- Niina Lietzen, Turku Centre for Biotechnology, University of Turku and Abo Akademi University, Finland
- Riitta Lahesmaa, Turku Centre for Biotechnology, University of Turku and Abo Akademi University, Finland
- Aki Vehtari, Department of Computer Science, Aalto University School of Science, Finland
- Harri Lähdesmäki, Department of Computer Science, Aalto University School of Science, Finland
Biomedical research typically involves longitudinal study designs where samples from individuals are measured repeatedly over time and the goal is to identify risk factors that are associated with an outcome value, such as disease onset, a biomarker abundance, or any other value characterizing a phenotype. General linear mixed effect models (LMM) have become the standard workhorse for statistical analysis of longitudinal data, and LMMs have successfully been used in numerous biomedical studies. However, analysis of longitudinal data using existing (parametric) statistical methods can be complicated for both practical and theoretical reasons, including difficulties in modelling correlated outcome values, functional (time-varying) covariates, nonlinear and non-stationary effects, and model inference. Consequently, recent work on modern statistical methods for longitudinal data analysis has predominantly focused on non-parametric models, such as splines, and more recently latent stochastic processes, such as Gaussian processes (GP).
We have developed LonGP, an additive Gaussian process regression model that is specifically designed for longitudinal study designs. LonGP implements a flexible, non-parametric modelling framework that solves commonly faced challenges in longitudinal data analysis. LonGP can model time-varying random effects and non-stationary signals, naturally account for missing values and irregular sampling times, incorporate multiple kernel learning, and provide interpretable results for the effects of individual covariates and their interactions. Regarding statistical inference, we have developed an accurate Bayesian inference and model selection method for our non-parametric LonGP model. We demonstrate LonGP’s performance and accuracy by analysing various simulated and real longitudinal -omics datasets, including high-throughput longitudinal proteomics and metagenomics data. We also benchmark our non-parametric method with the standard analysis methods. LonGP is implemented as a versatile software that is publicly available for the research community. Given the importance of longitudinal study designs in biomedicine, we believe that our interpretable probabilistic non-parametric methods will be highly valuable tools for longitudinal data analysis.
https://www.biorxiv.org/content/early/2018/02/06/259564 (preliminary version)
- Jonathan Warrell, Yale University, United States
- Daifeng Wang, Yale University, Stony Brook University, United States
- Shuang Liu, Yale University, United States
- Hyejung Wong, The University of North Carolina at Chapel Hill, United States
- Xu Shi, Yale University, United States
- Fabio Navarro, Yale University, United States
- Declan Clarke, Yale University, United States
- Mengting Gu, Yale University, United States
- Prashant Emani, Yale University, United States
- Mark Gerstein, Yale University, United States
Disorders of the brain affect nearly a fifth of the world’s population. Robust phenotype-genotype associations have been established for a number of brain disorders including psychiatric diseases (e.g., schizophrenia, bipolar disorder). However, understanding the molecular causes of brain disorders is still a challenge. To address this, recent large scientific projects have generated comprehensive genomic datasets for the human brain -- e.g., the PsychENCODE consortium generated ~5,500 genotype, transcriptome, chromatin, and single-cell datasets from 1,866 individuals. Using these data, we have developed a set of interpretable machine learning approaches for deciphering functional genomic elements and linkages in the brain and psychiatric disorders. In particular, we have found ~79,000 brain-active enhancers and ~2.5M eQTLs comprising ~238K linkage-disequilibrium-independent SNPs. Leveraging our QTL and Hi-C datasets, we predicted a full regulatory network for the brain, linking TFs, enhancers, and target genes, using elastic-net regression. Using the full regulatory network, we connected genes and epigenetic changes to GWAS variants for psychiatric disorders (connecting a total 304 genes to SNPs for schizophrenia and finding new genes potentially associated with the disease). In order to further connect these molecular level networks and phenotypes to psychiatric disorders, we developed an interpretable deep-learning model embedding the physical regulatory network to predict high-level disease and cognitive traits from the genotype via intermediate phenotypes. Our model uses a conditional Deep Boltzmann Machine architecture and introduces lateral connectivity at the visible layer to embed the biological structure learned from the regulatory network and QTL linkages. Further, we develop a rank-statistic based interpretation scheme which allows us to functionally annotate hidden nodes and prioritize them relative to disorders, generating a hierarchy of ‘higher-order modules’ (generalizing gene co-expression modules) linked to traits of interest. Our model improves disease prediction (by 6-fold compared to additive polygenic risk scores), highlights key genes for disorders, and allows imputation of missing transcriptome information from genotype data alone. Further, we show how our results can be explicitly transformed into liability estimates, allowing us to compare the predictive performance of models in our framework that have varying amounts of intermediate structure with heritability estimates across disorders.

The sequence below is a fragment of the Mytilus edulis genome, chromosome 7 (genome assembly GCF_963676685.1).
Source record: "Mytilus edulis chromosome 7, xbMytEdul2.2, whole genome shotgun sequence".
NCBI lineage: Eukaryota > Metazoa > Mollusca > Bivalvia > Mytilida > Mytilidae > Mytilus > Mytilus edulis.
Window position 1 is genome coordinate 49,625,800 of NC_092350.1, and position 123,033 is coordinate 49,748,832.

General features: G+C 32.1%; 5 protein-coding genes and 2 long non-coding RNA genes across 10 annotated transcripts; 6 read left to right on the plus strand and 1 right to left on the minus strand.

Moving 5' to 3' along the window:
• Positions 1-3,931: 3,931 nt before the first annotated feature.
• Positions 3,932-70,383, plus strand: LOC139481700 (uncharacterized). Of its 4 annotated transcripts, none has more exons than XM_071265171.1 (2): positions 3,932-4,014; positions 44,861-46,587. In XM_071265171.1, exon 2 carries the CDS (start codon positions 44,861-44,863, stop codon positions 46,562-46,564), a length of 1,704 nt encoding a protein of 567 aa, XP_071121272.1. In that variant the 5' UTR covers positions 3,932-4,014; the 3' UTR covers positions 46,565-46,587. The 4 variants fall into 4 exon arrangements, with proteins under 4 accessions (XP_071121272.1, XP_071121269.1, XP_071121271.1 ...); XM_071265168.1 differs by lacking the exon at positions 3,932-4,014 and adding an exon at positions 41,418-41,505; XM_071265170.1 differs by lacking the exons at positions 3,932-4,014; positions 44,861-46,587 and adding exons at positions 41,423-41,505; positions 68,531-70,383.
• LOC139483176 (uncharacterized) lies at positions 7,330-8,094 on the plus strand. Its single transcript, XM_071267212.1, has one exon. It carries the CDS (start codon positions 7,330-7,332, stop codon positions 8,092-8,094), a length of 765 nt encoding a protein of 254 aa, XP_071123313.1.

- Hatice Osmanbeyoglu, Memorial Sloan Kettering Cancer Center, United States
- Fumiko Shimizu, Memorial Sloan Kettering Cancer Center, United States
- Angela Rynne-Vidal, The University of Texas MD Anderson Cancer Center, United States
- Tsz-Lun Yeung, The University of Texas MD Anderson Cancer Center, United States
- Petar Jelinic, New York University, United States
- Samuel Mok, The University of Texas MD Anderson Cancer Center, United States
- Gabriela Chiosis, Memorial Sloan Kettering Cancer Center, United States
- Douglas Levine, New York University, United States
- Christina Leslie, Memorial Sloan Kettering Cancer Center, United States
Epigenomic data on transcription factor occupancy and chromatin accessibility can elucidate the developmental origin of cancer cells and reveal the enhancer landscape of key oncogenic transcriptional regulators. We develop a computational strategy called PSIONIC (patient-specific inference of networks informed by chromatin) to combine cell line chromatin accessibility data with large tumor expression data sets and model the effect of enhancers on transcriptional programs in multiple cancers. We generated a new ATAC-seq data set profiling chromatin accessibility in gynecologic and basal breast cancer cell lines and applied PSIONIC to 723 patient and 96 cell line RNA-seq profiles from ovarian, uterine, and basal breast cancers. Our computational framework enables us to share information across tumors to learn patient-specific TF activities, revealing regulatory differences between and within tumor types. Many of the identified TFs were significantly associated with survival outcome in basal breast, uterine serous and endometrioid carcinomas. To validate one PSIONIC-derived prognostic TF, we performed immunohistochemical analyses in 14 uterine serous tumors for ETV6 and confirmed that the corresponding protein expression pattern was also significantly associated with prognosis. Moreover, PSIONIC-predicted activity for MTF1 in cell line models correlated with sensitivity
to MTF1 inhibition, showing the potential of our approach for personalized therapy.